Many South Sudanese students travel to Uganda to study. But their university life is increasingly overshadowed by the threat of attack. An increasing number of foreign students have been robbed but the local police have failed to clamp down on the thieves.
John Malou Manyiel, a student of Nkumba University, was overpowered by three men, who stole his gold necklace. I was attacked in a broad day in the city centre and no one came to my rescue,” he said. Everyone including the policemen was looking on as I wrestled with the thugs.”
I was attacked in a broad day in the city centre and no one came to my rescue.” Such incidents are common in Kampala, where locals believe the South Sudanese students are rich. Thieves have seized many students’ laptops or mobile phones. Others have had their school fees stolen by criminals lurking near the banks.
But the police are failing to crackdown on the criminals, students say. Two days after his necklace was stolen, Malou was challenged by thieves in his private hostel. He rang the police who came to his rescue but then ordered him to pay 10,000 shillings (US$4), allegedly to cover them leaving the police station to come to the hostel. I had no choice but to pay,” Malou said.
Many South Sudanese students study abroad and a large proportion of these attend one of Uganda’s 30 public and private universities. As in South Sudan, many Ugandans live below the poverty line. Rising unemployment has fuelled criminality in Ugandan cities.
Pita Mary, another student in Nkumba University, was in her bed when five men carrying machetes came to her room in the middle of the night and ordered her to hand over everything or she would be killed. These men seem to know me because they entered my room. I had to give them my laptop in order to save my life,” she explained.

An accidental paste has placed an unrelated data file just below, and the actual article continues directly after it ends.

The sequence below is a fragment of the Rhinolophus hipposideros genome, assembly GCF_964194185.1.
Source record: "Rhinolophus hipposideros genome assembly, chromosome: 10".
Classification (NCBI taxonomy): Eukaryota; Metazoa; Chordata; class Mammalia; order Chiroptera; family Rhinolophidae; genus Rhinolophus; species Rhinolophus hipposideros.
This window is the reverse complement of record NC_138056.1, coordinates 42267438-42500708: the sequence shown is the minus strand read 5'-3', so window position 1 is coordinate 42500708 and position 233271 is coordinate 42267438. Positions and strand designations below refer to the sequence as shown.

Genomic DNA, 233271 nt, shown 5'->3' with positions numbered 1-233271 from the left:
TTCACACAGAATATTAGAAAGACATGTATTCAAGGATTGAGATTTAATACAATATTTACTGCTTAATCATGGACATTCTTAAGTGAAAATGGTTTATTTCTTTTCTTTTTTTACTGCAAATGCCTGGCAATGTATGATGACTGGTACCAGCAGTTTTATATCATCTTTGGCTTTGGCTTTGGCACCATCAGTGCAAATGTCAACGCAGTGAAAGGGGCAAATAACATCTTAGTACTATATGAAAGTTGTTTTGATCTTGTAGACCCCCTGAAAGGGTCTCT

Pita Mary in Kampala, September 10.
The thieves slashed her mosquito net with a machete leaving her helpless and in shock. She reported the matter to the police and suspects were arrested. I thought that justice would prevail but instead, the police were asking for money from me, even though all my money had been taken.”
She was told to pay 20,000 shillings for the investigation and two days later, one police officer wanted 50,000 shillings, claiming that he would locate the laptop on the internet and track down the thieves.
The Ugandan Police has long been accused of corruption because they ask for money, commonly known as kidogo kidogo in Kiswahili (something small).
David Kassassa, a dean of students in Nkumba University warned that many students, especially foreigners, are targeted by thieves. He told students renting rooms in private hostels to be very vigilant and instructed students to take care with unfamiliar people.
And South Sudanese students in universities across the capital tell of the risks they face. Yumugyima Elias, a student in Kampala International University, was conned by a man in class who took her phone.
William Makur Panyon, a student at Ndejje University in Kampala, said crime is not common in the university but students are often robbed while withdrawing school fees from the bank.